RiverWatch is an opportunity to experience field biology but the weather doesn’t always cooperate. On cold days, students are kept as warm as possible by using physical activity, rain coats, life jackets and picnic shelters. Trips may be modified or shortened in the event of light rain, cold or wind but usually not cancelled. Steady rain, snow, high winds and morning temperatures below 0 C are considerations that will modify, shorten or cancel a trip. Forecasts can change or be inaccurate, so as often as possible, it’s best not to make cancellation decisions too soon. Rest assured, student comfort and safety are always top priority but not every day is sunny and warm — that’s the nature of field biology!
Each raft of up to eighteen students has onboard all the science kits for collecting information on dissolved oxygen, phosphates, nitrates, pH, temperature, turbidity, bacteria and invertebrates. Certified river guides provide all the leadership, river interpretation, science instruction and group management to provide a safe and quality science experience.
Participating students finish their RiverWatch day with a better understanding of environmental monitoring and what they can do to maintain the health of rivers. Some teachers have reported that their students score up to 15% higher on related sections of provincial achievement exams. Some of our students have gone on to conduct river bank rehabilitation projects and employment as RiverWatch guides.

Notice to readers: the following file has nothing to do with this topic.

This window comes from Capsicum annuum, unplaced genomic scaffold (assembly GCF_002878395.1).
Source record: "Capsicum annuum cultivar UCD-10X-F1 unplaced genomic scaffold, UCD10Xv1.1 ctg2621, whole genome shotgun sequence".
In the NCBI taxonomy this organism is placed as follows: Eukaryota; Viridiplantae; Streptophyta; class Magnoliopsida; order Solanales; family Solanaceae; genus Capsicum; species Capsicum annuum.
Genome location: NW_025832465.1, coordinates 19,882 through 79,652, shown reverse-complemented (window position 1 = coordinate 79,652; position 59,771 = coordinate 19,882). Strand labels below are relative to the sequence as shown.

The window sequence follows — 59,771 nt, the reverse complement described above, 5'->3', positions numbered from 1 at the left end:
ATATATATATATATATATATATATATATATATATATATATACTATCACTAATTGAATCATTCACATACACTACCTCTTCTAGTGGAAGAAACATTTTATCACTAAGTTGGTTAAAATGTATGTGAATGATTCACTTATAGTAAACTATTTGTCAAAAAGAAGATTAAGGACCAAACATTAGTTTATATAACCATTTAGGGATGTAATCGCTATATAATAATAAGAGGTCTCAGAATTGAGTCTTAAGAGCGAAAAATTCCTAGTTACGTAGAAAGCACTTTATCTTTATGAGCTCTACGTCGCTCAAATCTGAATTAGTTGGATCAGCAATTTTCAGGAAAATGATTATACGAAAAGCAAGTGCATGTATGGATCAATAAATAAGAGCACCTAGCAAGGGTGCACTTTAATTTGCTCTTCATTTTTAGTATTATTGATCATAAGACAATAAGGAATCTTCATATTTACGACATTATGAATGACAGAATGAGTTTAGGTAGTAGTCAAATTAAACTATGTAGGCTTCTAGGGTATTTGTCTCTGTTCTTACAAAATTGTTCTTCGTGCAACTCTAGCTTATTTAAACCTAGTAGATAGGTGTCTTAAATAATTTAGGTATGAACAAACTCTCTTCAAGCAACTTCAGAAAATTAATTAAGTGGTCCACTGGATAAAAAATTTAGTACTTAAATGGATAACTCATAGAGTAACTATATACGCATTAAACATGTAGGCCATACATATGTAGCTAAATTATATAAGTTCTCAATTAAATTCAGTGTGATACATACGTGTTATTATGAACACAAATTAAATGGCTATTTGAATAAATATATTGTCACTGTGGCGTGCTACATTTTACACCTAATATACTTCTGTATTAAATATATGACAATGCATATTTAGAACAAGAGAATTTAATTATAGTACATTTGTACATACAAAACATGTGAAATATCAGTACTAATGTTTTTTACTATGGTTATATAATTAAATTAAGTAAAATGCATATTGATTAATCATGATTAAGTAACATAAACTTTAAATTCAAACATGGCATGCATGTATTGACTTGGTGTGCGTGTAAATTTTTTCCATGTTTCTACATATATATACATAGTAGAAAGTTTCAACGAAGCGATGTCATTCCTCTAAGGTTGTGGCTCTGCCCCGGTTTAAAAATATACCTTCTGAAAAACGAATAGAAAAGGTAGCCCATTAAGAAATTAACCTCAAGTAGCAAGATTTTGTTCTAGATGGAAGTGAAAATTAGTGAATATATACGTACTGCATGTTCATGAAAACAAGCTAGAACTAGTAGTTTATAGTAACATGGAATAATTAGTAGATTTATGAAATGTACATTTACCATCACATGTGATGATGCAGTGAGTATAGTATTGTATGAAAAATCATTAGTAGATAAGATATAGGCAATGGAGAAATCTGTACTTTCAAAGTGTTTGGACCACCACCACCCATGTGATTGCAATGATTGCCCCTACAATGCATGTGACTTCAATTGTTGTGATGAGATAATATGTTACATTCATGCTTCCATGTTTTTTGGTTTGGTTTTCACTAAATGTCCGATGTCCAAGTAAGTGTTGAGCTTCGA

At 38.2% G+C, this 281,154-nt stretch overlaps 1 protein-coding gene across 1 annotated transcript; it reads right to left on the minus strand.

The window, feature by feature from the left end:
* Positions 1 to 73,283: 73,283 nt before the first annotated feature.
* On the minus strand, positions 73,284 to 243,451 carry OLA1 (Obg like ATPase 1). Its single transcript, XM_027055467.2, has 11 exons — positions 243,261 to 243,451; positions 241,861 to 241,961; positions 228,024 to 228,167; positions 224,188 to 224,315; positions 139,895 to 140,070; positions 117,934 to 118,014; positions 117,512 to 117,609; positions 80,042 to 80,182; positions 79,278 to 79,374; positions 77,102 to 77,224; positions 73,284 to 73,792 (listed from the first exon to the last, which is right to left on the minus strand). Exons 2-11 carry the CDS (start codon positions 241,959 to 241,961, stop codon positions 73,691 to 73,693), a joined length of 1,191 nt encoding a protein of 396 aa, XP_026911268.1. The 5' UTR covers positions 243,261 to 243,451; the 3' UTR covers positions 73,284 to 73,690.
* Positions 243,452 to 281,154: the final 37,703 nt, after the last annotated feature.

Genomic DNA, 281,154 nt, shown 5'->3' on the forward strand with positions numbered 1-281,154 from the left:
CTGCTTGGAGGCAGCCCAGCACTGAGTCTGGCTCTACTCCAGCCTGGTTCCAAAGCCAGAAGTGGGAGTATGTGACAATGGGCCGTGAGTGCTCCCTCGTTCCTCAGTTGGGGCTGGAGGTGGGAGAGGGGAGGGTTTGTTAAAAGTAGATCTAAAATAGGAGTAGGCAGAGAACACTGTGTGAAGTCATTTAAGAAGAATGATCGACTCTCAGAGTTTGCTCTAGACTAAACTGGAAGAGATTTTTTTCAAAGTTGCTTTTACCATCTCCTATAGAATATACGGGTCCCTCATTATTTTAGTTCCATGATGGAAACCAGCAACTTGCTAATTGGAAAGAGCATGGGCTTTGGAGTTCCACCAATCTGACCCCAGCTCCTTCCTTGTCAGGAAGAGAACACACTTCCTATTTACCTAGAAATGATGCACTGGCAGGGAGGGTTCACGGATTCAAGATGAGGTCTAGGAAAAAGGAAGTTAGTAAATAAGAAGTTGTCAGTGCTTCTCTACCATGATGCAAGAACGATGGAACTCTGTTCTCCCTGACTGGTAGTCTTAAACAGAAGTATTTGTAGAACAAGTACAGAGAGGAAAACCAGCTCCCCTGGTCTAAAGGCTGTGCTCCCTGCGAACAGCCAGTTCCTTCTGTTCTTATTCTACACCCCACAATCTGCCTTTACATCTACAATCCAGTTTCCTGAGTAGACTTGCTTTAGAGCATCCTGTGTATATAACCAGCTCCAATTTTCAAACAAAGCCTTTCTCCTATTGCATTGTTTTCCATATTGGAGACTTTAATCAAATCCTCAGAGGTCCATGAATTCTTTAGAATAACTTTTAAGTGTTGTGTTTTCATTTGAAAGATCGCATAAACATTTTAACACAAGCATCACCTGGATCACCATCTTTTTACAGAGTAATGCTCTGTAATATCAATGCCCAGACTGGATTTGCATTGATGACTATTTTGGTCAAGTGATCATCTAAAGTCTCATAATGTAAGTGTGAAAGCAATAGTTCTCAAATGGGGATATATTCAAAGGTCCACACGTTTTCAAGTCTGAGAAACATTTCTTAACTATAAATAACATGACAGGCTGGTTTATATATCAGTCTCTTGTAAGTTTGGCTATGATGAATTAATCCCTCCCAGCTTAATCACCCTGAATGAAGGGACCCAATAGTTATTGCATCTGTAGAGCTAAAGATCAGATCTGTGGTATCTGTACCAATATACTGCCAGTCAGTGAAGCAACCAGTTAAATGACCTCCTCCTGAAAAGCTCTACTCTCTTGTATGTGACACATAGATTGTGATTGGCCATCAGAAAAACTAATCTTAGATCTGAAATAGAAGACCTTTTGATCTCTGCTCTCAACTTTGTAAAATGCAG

Some of our river guides have gone on to employment as municipal water resource staff, urban planners, science teachers, environmental researchers, international aid consultants and heli-ski lodge wastewater managers. At the same time as they are out with their students, accompanying teachers are provided with an experience and resources that contribute to their ongoing professional development and classroom work.
RiverWatch is a registered charity that operates on a user-pay and cost-recovery basis with thirty-six seasonal river guides, a business manager, an executive director and a volunteer board of directors. Operations are based in Edmonton on the North Saskatchewan River and in Calgary on the Bow River. Currently, mobile programs are also offered in Ft. McMurray, Red Deer and Drayton Valley. Operations are based at and conducted in partnership with the wastewater treatment plants in Edmonton and Calgary.
RiverWatch has been recognized with the Prime Minister’s National Award for Teaching Excellence and has been a finalist for an Alberta Emerald Award. The RiverWatch website received an Alberta E-Business Award and the organization itself was a runner-up in the Peter F. Drucker Foundation Award for Canadian Innovative Not-For-Profit Businesses. The creative work of our guides was recognized with a 2013 Honorable Mention by Interpretation Canada.
From time to time, RiverWatch receives television or newspaper coverage of our programs.

  • Scientists Take Trip Down River
  • A River Runs Through This Classroom
  • Alberta RiverWatch Braves The North Saskatchewan River
  • Taking Stock - Students Reel In Spawning Survey
  • Biology Classes Take Close Look At River
Since the first RiverWatch programs were offered in 1995, more than 100,000 students from across Alberta have been participants in real-world learning along their local river. In the Big 20th Anniversary Year 2015, seating is limited to only 10,000 students — we hope you and your school are included!